We started with the soft stuff. Movies and shows kids would watch. But over the last week, we’d worked our way up to the harder titles. We went from Hocus Pocus to Eli, a Netflix original about a troubled little boy. It wasn’t the scariest choice, but still: It was progress. For as squeamish as my roommates were, they were also good sports, willing to humor me and my incessant love of spooky stories and all things apocalyptic.
And with Halloween five days away, I had finally convinced them that they were, in fact, ready to watch something properly scary.
Sophie and I talked about what we’d watch as we walked home Saturday night. We could watch The Shining. (Classic.) Or Sunshine. Or The Babadook or The Conjuring. There were so many options. It put an extra pep in my step, just thinking about them all.
As we crossed the street, a familiar figure sauntered our way. Jordan, Sophie’s husband, my brother-in-law and our third roommate stopped to meet us.
“Where are you headed?” we asked.
“To meet you guys,” he said. “There was some crazy guy yelling in the alley.”
Now, the fact that we lived down a sketchy-looking alley was often a source of great confusion for anyone driving us home. “You sure you want me to drop you off here?” drivers often asked, peering at me hesitantly in the rearview mirror. I could see them looking for signs of a cardboard-box structure or a semi-permanent tent set-up that I might call home. I was used to it. “Here’s fine!” I’d say.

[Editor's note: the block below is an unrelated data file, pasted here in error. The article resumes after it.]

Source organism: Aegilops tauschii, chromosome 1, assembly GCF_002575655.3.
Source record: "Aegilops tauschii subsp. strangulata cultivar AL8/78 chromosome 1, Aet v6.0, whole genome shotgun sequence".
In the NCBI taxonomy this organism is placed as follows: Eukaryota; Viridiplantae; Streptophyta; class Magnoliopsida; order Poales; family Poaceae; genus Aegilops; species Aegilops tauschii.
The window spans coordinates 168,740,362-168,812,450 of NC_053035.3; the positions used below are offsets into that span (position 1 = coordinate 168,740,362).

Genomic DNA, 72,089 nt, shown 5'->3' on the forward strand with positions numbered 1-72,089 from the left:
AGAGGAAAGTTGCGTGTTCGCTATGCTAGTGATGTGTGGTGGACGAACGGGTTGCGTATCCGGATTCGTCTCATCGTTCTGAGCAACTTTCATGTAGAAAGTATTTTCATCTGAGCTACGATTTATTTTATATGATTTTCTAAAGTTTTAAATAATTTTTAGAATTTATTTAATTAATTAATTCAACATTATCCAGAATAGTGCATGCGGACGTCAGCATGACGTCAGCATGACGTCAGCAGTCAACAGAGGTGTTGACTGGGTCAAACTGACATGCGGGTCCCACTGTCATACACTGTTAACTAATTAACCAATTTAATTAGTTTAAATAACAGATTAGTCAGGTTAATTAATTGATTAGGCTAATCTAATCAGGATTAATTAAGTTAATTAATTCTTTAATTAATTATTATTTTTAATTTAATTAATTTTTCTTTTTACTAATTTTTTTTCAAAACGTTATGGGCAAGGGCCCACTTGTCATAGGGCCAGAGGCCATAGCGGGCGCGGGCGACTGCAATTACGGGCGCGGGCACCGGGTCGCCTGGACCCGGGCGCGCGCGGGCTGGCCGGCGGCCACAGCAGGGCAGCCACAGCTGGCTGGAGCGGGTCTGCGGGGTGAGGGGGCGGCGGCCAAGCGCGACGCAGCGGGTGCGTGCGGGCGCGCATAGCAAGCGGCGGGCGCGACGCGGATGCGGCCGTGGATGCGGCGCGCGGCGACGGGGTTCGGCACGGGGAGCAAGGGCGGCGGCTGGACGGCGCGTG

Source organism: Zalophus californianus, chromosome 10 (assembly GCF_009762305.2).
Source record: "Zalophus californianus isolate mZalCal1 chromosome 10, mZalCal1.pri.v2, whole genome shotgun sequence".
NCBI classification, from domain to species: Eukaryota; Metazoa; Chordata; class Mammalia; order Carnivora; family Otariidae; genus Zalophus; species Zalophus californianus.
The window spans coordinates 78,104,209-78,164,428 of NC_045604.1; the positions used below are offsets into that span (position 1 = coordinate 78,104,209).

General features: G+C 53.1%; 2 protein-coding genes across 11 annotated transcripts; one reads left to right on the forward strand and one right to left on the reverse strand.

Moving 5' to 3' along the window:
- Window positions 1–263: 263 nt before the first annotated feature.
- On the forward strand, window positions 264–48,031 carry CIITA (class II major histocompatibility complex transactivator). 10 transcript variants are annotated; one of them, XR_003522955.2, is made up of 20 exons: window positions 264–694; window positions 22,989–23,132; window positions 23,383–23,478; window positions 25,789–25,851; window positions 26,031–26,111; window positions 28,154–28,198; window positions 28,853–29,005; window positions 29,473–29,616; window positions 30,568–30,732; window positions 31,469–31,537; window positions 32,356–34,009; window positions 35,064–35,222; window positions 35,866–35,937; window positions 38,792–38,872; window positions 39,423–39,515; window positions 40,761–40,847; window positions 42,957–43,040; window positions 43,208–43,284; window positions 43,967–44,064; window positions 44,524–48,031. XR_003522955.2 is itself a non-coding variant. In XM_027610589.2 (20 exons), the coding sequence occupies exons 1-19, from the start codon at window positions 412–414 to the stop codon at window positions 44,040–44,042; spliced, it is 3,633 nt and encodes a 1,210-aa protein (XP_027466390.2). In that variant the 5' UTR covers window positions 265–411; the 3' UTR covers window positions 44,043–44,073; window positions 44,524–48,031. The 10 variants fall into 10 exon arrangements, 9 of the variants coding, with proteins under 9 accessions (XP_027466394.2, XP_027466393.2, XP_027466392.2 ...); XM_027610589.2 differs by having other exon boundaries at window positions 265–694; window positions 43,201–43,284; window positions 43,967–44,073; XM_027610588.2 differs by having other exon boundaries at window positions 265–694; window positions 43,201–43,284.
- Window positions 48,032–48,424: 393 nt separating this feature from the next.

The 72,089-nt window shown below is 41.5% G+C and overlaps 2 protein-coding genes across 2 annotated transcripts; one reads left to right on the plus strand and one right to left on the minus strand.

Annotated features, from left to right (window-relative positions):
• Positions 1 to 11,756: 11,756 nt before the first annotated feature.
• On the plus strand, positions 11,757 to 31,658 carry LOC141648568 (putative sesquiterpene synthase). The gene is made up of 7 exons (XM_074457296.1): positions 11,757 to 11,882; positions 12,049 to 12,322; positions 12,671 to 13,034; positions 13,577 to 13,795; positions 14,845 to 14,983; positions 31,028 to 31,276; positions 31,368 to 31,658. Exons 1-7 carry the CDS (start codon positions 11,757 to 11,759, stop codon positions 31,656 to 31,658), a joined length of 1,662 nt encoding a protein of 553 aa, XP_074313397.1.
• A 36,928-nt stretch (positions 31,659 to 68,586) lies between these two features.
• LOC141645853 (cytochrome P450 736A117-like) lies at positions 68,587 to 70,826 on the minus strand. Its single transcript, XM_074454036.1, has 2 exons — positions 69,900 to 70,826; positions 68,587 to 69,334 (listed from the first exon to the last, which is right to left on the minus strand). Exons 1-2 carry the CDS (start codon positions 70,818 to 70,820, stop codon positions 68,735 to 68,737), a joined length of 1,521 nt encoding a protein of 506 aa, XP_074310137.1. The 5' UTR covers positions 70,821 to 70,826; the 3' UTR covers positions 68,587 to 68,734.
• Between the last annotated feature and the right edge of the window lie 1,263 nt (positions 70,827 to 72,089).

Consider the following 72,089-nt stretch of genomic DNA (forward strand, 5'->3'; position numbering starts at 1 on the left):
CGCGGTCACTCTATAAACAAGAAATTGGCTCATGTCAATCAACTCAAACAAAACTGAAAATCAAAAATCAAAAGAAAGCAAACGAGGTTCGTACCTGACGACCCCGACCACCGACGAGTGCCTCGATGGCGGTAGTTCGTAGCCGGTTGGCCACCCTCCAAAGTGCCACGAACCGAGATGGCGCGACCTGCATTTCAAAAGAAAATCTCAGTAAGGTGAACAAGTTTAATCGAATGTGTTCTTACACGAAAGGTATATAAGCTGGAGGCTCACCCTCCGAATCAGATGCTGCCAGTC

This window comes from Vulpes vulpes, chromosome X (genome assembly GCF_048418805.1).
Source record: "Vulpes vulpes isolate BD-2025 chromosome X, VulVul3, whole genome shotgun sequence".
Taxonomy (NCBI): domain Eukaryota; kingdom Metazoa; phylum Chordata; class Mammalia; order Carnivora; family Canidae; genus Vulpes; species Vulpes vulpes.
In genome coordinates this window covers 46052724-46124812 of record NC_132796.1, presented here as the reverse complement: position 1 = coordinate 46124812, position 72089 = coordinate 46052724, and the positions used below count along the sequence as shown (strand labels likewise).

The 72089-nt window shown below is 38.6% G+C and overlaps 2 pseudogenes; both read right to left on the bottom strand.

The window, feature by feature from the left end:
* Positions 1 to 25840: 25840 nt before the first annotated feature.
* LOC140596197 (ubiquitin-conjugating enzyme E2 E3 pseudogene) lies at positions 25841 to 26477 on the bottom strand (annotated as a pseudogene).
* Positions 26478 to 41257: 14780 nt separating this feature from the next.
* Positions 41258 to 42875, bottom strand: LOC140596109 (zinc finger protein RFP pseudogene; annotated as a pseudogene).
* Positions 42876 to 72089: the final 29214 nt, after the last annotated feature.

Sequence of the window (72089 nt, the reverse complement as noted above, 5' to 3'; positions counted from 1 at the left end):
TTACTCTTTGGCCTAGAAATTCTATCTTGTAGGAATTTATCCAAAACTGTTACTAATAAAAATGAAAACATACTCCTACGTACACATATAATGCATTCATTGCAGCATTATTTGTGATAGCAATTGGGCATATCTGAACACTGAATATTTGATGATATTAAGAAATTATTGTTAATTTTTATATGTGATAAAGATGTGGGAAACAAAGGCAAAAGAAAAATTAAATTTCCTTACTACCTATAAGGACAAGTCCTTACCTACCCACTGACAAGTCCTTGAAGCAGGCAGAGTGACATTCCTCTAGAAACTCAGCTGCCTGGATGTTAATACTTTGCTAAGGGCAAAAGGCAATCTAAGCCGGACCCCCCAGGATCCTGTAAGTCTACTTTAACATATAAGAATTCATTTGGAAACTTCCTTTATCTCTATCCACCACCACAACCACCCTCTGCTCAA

The truth was our building was actually pretty nice, the nicest place I’d ever lived. We had vaulted ceilings, a gym, a jacuzzi, a rooftop lounge, and even an attached Michelin-starred restaurant if you felt like dropping $400 on dinner.
But for the last few blocks home, aside from the Halloween music spilling out from open bar doors and the occasional scarecrow or cat smoking on the sidewalk, everything in the neighborhood seemed pretty quiet.
No one in the alley. No one hanging around out front.
The coast was clear.
Jordan scanned his key fob at the lobby door and we filed in. Just as the door closed behind us, we saw him. The crazy guy stood in the corner, wearing a black cut-off shirt, staring intently at a dollar bill an inch from his face.
We walked past him and hit the elevator button, which was almost entirely covered by The Man in Black. As we stood waiting for its arrival, I realized we’d fallen silent. And the key, I felt, and which I tried to beam telepathically to Sophie and Jordan, was to act like everything was normal. To make him feel like no one was staring at him. No one was uncomfortable. No one suspected a thing.
But it was hard not to notice. Because he was looking at the dollar bill like he was deciphering a secret message. And I could smell him. The distinct smell of a person who has not bathed in a long time. (Although to be honest, I don’t know for a fact how long it actually takes for that smell to develop. I sometimes start to get distinctly smelly even after just a day of sitting on a long international flight. So maybe it doesn’t take that long after all.)